Curiosity Rover Found Potential Signs Of Life On Mars! - Lake Harding Association

Curiosity Rover Found Potential Signs Of Life On Mars!

Curiosity Rover Found Potential Signs Of Life On Mars!

By Micah Moen 32 Comments March 26, 2020


One of the most important goals of space exploration
is the search for life outside the Earth. Could we have succeeded with Curiosity finding
traces of organic matter on Mars? Join us today as we talk about this in more
detail! It wouldn’t take a genius to know that Mars
has been a popular pick on sci-fi films. Who can forget Schwarzenegger’s Total Recall? Besides that, there’s also Matt Damon’s
The Martian in 2015, John Carter in 2012, the Red Planet in 2000, and the most recent
one, 2019’s Ad Astra. If you’re an avid viewer of these types
of film, I’m sure you may have wondered if these scenarios are possible at some point. If you are a long time fan of this channel,
you know how much we love to talk about Mars! And who wouldn’t? I mean, this planet is practically our Earth’s
sister, and if there’s anything that we can say that is the best candidate in our
Solar System to HOPEFULLY host our species in the future, it would certainly be the Red
Planet. To recall, Mars is practically similar to
Earth in various numbers of ways. We both have an atmosphere, although in terms
of composition, they are practically different. Our rotational speeds are practically the
same, it’s just that Mars moves 2.7% slower. So with all that’s been going on with Mars,
what could probably be the most exciting news we would hear about it? New craters? Finding a sufficient atmosphere? Well, how about finding something that would
indicate the possibility of life existing at some point? Does that do anything for ‘ya? I’m sure it does! But before you go hiding underground into
your bunkers and go panic buying for supplies and weapons to prepare for an impending invasion,
I’m obliged to calm you down and tell you that “No, we won’t see those aliens with
popped eyes and huge brains with no skulls, or even some species of E.T. from Mars anytime
soon.” I know, that’s quite a bummer but I promise
you this story will be interesting. The news of finding evidence of life possibility
of Mars isn’t entirely something new. In 1996, the then US President Bill Clinton
presented to the press a sample from Antarctica discovered by Alan Hills in 1984. The rock named ALH84001 debris was suspected
to have ejected from Mars, and what’s special about it was that it contained traces of fossils
of what appear to be microbes! Sadly, at that conference, the press wasn’t
interested and Clinton was asked a more trivial question such as where did he get his tie. Plebs, am I right? Our planet has been sending expeditions to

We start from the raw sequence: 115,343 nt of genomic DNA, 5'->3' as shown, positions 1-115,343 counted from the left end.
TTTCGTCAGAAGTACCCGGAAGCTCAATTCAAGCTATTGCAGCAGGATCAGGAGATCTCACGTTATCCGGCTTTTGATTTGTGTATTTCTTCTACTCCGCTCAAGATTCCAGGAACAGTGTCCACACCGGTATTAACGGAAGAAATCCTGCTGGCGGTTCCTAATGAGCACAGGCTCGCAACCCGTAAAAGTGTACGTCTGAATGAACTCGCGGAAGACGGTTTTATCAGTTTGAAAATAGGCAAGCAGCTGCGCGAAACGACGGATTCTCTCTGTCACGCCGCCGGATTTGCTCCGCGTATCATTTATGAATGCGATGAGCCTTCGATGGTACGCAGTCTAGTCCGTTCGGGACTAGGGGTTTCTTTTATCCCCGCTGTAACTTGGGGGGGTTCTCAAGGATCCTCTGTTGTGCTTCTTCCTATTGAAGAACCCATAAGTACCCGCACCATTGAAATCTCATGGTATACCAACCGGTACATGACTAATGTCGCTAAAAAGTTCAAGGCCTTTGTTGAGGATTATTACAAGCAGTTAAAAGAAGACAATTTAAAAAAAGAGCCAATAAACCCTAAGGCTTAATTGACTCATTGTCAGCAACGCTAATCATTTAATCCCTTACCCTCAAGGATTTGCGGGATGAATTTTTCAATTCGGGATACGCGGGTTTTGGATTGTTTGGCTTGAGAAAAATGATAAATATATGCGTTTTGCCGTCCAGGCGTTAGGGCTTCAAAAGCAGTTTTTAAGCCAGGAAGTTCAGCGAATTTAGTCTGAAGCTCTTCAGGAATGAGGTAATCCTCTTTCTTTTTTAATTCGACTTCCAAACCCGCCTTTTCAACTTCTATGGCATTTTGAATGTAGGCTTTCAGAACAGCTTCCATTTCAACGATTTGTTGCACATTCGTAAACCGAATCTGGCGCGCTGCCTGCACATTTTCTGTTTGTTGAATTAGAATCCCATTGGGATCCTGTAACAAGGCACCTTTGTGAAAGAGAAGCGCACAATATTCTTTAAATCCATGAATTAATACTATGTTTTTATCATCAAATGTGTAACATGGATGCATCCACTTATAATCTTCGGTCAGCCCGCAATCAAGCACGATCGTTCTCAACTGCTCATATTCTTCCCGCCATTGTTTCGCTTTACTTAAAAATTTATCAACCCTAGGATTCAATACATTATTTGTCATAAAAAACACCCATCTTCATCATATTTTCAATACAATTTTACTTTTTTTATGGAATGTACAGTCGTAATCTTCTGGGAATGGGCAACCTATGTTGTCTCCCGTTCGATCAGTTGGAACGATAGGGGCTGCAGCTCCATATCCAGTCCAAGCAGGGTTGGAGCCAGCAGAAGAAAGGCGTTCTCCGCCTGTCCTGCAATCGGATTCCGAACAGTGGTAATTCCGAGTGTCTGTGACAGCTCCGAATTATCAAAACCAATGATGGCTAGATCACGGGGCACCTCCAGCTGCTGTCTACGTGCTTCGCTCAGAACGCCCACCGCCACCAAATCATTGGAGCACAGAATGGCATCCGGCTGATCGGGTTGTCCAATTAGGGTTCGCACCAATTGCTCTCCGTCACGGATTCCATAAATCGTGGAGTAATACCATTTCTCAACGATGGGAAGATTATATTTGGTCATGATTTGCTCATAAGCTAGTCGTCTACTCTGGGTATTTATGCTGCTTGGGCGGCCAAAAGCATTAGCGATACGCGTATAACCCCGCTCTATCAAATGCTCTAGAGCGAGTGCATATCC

study Mars ever since 2001. In fact, the whole world mourned when the
Opportunity rover sent its last transmission back in 2018 after covering almost 45 kilometers
and discovering a lot of useful information, one of which is the discovery of traces of
water activity on Mars. However, there are still a lot of expeditions
on the Red Planet working just as hard as our Oppy. For instance, in 2012, the Curiosity rover
landed on Mars with a specific goal in mind — or it’s programming rather. The rover landed on the Gale Crater, a land
depression spanning about 154 kilometers in diameter. What’s special about this is that astronomers
strongly suspect that this crater might have been a dried up lake, since there were indicators
there of ancient water activity, and as we know from biology, when there’s water, there’s
probably life. This is exactly what Curiosity’s mission
was: to perform some scraping and some small digging on the soil at Gale and hopefully
find something there that would indicate life or the possibility of it. And in 2018, Curiosity transmitted promising
results. What it found is one key factor in determining
life, organic molecules. So, let’s explore a bit about organic matter,
in case the previous sentence didn’t really do anything for you. When we say something is ‘organic’, what
it simply means is that it is related to something living or to life. In a more technical sense, organic molecules
are compounds paired with carbon to form a new one. So what’s so special about carbon? Well, all life here on Earth, more specifically,
life as we humans understand it, is a result of carbon compounds combining to more complex
forms. Specifically speaking, when something is alive,
it is made up of carbon compounds and quite expectedly, it is bound to emit or release
carbon compounds. Can you put things together at this point? I bet you already can, but in case you still
haven’t, the organic molecules found on Mars signify the presence of life at some
point in its history. And let’s stress that word out for a bit,
shall we? Take note that we used the word “signify”. We want to be careful as to not get the hype
extremely above our heads and out of control. What the findings indicate are simply a possibility,
although it doesn’t necessarily verify life, but still a possibility. Of course there is more to add to this later
on, but at least for the moment, let’s take it one step at a time. So, we found organic compounds on Mars, but
it doesn’t necessarily imply that there was or there currently is life on it. I mean, organic molecule production is not
an exclusive process, there are other means to make this besides having them emitted by
living things. They can also be made through energy from
light and heat, to name a few. One key compound that astronomers have discovered
that might indicate life on Mars was the presence of methane in the atmosphere. Now, this isn’t new as ESA’s Mars Express
orbiter first verified this back in 2004, but of course that only set the gears turning
on the interest about it. In fact, Mars’ atmosphere was detected to
have 60 ppbv or parts per billion volume. What Curiosity discovered was the amount of
methane in the vicinity of the Gale Crater varies in a seasonal manner. Specifically speaking, the rover detects the
highest levels of the gas at summer phases, while it detects the lowest at winter time. This indicates that there is some kind of
activity under the crater that causes it to freeze in winter and melt and evaporate in
summer. Does this mean there is life underneath the
crater? Well, not exactly. As we have mentioned earlier, organic molecule